check this out
BA sets sights on Swissair
By Jason Nisse
24 September 2000
British Airways is to pursue another merger in Europe after the failure of its £3.1bn deal with KLM. Swissair, Switzerland's largest airline, is understood to be the main target.
Ron Eddington, the Australian chief executive of BA, is understood to want to force the pace of European consolidation as the way of stemming the losses that BA is haemorrhaging on the Continent.
Its number one target is Swissair, that's owned by SAirGroup. Last month SAirGroup produced a report which, while not published, became common knowledge in the air travel industry. It concluded that a merger between Swissair and BA would be a much better fit than a BA-KLM deal, as there would not be the regulatory problems of Swissair losing lucrative transatlantic routes, an issue KLM would have faced if taken over by BA.
Also Swissair has a higher proportion of business passengers than KLM, fitting in with the sort of business that BA would like to develop. BA recently launched beds in its club class long-haul flights and an economy plus service for business travellers.
Swissair currently has no direct relationship with BA. It runs its own alliance of airlines, called Qualiflyer, while BA is part of a grouping called OneWorld. BA also has a 10 per cent stake in Iberia, the Spanish airline.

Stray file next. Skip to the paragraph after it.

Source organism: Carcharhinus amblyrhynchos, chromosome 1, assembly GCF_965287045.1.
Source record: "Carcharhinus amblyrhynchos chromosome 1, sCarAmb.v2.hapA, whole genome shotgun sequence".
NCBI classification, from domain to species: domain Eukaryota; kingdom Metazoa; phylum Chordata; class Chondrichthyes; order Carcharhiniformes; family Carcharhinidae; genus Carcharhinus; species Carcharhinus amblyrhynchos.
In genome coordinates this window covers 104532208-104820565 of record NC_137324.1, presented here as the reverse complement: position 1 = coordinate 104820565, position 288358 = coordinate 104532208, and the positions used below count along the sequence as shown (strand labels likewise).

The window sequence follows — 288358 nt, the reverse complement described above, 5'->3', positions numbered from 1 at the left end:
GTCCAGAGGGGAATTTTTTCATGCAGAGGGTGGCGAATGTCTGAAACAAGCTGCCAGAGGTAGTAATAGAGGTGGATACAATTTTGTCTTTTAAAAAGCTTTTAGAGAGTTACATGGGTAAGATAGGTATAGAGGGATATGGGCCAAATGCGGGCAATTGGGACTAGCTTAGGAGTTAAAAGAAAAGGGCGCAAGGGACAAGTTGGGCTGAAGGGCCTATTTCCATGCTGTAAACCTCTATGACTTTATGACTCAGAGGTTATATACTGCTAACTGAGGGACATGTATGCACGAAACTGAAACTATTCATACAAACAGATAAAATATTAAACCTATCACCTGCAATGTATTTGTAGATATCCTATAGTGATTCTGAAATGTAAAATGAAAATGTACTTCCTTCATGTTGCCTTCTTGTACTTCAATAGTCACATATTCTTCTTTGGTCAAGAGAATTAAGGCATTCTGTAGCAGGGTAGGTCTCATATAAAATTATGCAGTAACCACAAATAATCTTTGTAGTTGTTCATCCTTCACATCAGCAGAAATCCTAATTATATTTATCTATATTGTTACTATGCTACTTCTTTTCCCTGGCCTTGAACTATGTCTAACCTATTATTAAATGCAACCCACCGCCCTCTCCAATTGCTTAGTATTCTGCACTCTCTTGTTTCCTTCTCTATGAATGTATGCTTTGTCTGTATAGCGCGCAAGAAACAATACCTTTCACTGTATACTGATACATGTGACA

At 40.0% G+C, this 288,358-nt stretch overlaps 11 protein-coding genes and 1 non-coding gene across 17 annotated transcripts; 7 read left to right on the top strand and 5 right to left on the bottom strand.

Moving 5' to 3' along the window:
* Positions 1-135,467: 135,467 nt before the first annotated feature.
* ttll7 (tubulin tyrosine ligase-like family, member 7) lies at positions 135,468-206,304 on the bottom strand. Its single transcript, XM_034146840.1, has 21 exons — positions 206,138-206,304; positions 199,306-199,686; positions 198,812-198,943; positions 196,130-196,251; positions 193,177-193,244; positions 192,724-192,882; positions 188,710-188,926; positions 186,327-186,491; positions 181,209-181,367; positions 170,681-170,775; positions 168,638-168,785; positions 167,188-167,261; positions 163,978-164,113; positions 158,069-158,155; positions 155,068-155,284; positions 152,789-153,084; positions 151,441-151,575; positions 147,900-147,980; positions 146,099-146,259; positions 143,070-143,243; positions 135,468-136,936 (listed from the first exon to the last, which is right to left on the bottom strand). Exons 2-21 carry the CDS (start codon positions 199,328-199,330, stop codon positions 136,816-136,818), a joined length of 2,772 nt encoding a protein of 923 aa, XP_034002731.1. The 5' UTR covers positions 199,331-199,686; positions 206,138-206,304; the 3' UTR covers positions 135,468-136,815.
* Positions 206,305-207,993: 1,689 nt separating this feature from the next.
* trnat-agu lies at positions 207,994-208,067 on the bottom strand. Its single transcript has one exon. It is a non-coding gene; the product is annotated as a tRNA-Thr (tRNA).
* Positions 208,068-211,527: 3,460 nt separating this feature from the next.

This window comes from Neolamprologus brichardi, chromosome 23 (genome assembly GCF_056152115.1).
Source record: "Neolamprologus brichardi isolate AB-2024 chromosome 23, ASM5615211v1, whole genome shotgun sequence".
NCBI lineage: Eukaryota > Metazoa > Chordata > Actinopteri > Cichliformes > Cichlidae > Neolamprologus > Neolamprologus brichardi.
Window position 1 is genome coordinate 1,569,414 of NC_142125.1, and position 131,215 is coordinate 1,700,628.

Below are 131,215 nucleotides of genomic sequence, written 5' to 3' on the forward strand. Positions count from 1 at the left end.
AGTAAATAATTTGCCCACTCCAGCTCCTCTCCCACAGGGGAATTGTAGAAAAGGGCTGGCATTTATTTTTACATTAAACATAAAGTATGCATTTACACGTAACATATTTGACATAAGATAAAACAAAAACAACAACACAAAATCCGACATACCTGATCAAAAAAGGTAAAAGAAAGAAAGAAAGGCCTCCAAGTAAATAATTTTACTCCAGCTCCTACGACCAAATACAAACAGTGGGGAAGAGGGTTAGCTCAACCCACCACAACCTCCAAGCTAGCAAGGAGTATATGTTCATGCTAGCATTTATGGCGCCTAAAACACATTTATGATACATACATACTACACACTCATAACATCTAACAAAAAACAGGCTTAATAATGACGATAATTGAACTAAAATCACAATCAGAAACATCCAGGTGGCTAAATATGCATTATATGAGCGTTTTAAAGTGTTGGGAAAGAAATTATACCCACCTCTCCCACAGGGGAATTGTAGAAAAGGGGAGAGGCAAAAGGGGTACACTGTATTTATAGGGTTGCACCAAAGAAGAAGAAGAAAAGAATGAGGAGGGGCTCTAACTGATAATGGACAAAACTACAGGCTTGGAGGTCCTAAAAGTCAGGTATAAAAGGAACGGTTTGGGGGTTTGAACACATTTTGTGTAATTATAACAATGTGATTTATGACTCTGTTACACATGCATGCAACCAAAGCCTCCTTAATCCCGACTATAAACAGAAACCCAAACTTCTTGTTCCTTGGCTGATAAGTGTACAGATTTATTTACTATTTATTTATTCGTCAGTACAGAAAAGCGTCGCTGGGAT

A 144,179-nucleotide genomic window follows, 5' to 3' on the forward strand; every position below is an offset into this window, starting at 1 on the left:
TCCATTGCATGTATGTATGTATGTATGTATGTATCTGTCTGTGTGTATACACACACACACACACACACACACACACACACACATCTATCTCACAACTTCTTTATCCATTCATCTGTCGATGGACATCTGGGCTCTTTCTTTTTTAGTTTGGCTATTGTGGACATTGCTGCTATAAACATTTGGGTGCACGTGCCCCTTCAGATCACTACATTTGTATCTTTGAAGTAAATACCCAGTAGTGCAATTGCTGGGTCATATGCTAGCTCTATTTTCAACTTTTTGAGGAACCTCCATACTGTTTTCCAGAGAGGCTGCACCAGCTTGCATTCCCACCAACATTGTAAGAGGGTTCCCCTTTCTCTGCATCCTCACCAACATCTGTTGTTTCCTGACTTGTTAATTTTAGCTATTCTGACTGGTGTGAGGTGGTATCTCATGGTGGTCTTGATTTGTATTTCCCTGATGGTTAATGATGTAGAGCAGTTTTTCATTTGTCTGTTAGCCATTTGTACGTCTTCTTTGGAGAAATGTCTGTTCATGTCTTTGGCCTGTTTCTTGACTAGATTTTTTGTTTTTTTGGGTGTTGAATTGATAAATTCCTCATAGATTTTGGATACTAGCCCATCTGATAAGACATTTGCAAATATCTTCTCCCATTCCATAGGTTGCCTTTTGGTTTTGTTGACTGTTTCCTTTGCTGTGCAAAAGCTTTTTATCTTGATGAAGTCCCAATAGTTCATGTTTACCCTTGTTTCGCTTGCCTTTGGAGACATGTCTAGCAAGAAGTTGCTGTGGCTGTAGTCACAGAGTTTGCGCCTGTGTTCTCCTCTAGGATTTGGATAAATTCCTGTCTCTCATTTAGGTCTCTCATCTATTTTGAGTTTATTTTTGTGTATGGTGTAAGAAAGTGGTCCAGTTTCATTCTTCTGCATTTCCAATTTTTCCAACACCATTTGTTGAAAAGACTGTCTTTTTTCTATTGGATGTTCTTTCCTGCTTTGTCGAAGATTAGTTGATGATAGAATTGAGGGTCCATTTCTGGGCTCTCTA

Swissair has not commented on speculation that BA could be interested in a deal, but admitted that its name is often mentioned in conjunction with a BA merger.
A BA spokesman said the group was concentrating on its business and was not about to rush into any other merger discussions.
However, other sources close to BA said that Mr Eddington is concerned that if BA does not strike an alliance in Europe that allows its to cut costs substantially, it may find it difficult turning its Continental losses into profits.
The merger with KLM would have created the world's third largest airline but fell apart over the issue of the amount of control that would have been exercised by Mr Eddington.
The collapse of the deal is an embarrassment to the Australian who only took over at BA in May, following the sudden departure of his predecessor, Bob Ayling.
Under Mr Ayling, BA pursued an alliance with American Airlines that fell foul of regulators on both sides of the Atlantic.